H. Rept. 113-259 - 113th Congress (2013-2014)
November 12, 2013, As Reported by the Judiciary Committee

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House Report 113-259 - TO EXTEND THE AUTHORITY OF THE SUPREME COURT POLICE TO PROTECT COURT OFFICIALS AWAY FROM THE SUPREME COURT GROUNDS




[House Report 113-259]
[From the U.S. Government Printing Office]


113th Congress                                                   Report
                        HOUSE OF REPRESENTATIVES
 1st Session                                                    113-259

======================================================================



 
 TO EXTEND THE AUTHORITY OF THE SUPREME COURT POLICE TO PROTECT COURT 
             OFFICIALS AWAY FROM THE SUPREME COURT GROUNDS

                                _______
                                

 November 12, 2013.--Committed to the Committee of the Whole House on 
            the State of the Union and ordered to be printed

                                _______
                                

   Mr. Goodlatte, from the Committee on the Judiciary, submitted the 
                               following

                              R E P O R T

                        [To accompany H.R. 2922]

      [Including cost estimate of the Congressional Budget Office]

    The Committee on the Judiciary, to whom was referred the 
bill (H.R. 2922) to extend the authority of the Supreme Court 
Police to protect court officials away from the Supreme Court 
grounds, having considered the same, reports favorably thereon 
without amendment and recommends that the bill do pass.

                                CONTENTS

                                                                   Page

Purpose and Summary..............................................     1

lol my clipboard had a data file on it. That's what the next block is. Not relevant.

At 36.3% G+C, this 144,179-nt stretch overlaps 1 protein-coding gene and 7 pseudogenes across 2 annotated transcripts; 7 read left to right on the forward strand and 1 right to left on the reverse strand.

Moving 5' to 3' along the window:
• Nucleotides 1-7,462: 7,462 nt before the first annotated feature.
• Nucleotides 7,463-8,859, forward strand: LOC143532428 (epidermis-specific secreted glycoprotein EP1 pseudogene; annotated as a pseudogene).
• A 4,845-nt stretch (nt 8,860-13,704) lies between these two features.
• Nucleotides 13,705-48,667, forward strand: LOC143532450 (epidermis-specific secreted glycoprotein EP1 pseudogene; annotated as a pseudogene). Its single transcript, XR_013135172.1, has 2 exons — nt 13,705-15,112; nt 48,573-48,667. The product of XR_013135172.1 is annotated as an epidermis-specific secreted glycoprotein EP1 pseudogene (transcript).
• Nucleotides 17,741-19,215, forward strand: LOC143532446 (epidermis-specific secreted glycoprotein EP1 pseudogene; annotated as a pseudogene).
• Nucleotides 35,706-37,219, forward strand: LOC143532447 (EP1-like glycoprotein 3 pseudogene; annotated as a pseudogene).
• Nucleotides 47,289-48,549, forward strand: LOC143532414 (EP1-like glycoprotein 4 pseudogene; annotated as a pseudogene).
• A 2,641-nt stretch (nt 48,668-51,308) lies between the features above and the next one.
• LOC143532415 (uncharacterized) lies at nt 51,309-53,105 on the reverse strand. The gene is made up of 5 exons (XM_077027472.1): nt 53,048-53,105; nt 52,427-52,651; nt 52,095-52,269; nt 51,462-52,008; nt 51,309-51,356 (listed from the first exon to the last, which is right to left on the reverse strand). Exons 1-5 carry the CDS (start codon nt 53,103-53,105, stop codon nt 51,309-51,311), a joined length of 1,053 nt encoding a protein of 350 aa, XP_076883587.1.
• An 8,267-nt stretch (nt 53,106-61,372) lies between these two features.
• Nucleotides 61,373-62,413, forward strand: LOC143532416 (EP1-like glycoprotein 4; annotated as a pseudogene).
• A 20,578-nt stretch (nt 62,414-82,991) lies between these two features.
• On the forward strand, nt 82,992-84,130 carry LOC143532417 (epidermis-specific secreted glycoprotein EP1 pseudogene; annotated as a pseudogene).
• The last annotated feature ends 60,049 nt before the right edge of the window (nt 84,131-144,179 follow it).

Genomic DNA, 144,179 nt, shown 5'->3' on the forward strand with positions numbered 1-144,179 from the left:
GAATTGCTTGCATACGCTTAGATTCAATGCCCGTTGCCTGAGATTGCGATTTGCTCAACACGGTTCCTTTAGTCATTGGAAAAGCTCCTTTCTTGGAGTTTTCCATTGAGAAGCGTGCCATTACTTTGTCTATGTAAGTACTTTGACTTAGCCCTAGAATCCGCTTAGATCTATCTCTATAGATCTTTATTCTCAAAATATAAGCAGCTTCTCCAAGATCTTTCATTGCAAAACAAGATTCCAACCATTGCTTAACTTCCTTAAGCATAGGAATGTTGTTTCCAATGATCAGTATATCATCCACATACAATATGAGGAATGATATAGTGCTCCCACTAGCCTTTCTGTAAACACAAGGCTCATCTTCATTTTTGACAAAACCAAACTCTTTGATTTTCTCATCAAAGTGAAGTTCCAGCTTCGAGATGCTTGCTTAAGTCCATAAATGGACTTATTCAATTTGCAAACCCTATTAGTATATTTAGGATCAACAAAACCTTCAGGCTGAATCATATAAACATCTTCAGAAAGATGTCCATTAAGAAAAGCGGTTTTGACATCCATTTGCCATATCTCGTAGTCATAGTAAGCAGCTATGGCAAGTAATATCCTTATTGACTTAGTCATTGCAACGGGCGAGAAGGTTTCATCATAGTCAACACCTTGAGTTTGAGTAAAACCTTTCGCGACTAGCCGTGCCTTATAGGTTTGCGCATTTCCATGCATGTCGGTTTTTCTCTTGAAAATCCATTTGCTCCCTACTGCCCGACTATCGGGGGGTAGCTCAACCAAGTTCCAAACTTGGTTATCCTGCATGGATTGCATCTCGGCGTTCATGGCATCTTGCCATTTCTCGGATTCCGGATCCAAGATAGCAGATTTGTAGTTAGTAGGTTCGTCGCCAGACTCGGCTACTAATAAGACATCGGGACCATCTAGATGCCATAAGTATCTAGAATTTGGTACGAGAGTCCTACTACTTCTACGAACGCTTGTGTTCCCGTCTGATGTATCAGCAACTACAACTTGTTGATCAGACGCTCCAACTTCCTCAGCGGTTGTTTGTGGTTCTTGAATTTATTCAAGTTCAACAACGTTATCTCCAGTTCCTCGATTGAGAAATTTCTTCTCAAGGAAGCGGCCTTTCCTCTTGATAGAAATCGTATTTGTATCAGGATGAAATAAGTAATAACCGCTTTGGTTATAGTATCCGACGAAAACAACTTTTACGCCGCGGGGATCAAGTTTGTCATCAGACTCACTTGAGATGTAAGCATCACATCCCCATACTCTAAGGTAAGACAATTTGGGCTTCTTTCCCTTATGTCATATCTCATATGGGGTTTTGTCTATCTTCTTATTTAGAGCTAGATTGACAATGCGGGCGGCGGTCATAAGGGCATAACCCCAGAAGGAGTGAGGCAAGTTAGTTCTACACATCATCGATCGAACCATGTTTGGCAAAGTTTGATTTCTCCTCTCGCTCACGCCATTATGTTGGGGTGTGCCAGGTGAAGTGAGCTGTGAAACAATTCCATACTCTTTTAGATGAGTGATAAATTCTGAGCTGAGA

Background and Need for the Legislation..........................     2
Hearings.........................................................     2
Committee Consideration..........................................     2
Committee Votes..................................................     2
Committee Oversight Findings.....................................     3
New Budget Authority and Tax Expenditures........................     3
Congressional Budget Office Cost Estimate........................     3
Duplication of Federal Programs..................................     4
Disclosure of Directed Rule Makings..............................     4
Performance Goals and Objectives.................................     4
Advisory on Earmarks.............................................     4
Section-by-Section Analysis......................................     4
Changes in Existing Law Made by the Bill, as Reported............     5

                          Purpose and Summary

    The purpose of H.R. 2922 is to extend until December 29, 
2019 the long-standing authority of the Supreme Court Police to 
provide appropriate protection for the safety of Justices, 
Court employees and official guests of the Court.

                Background and Need for the Legislation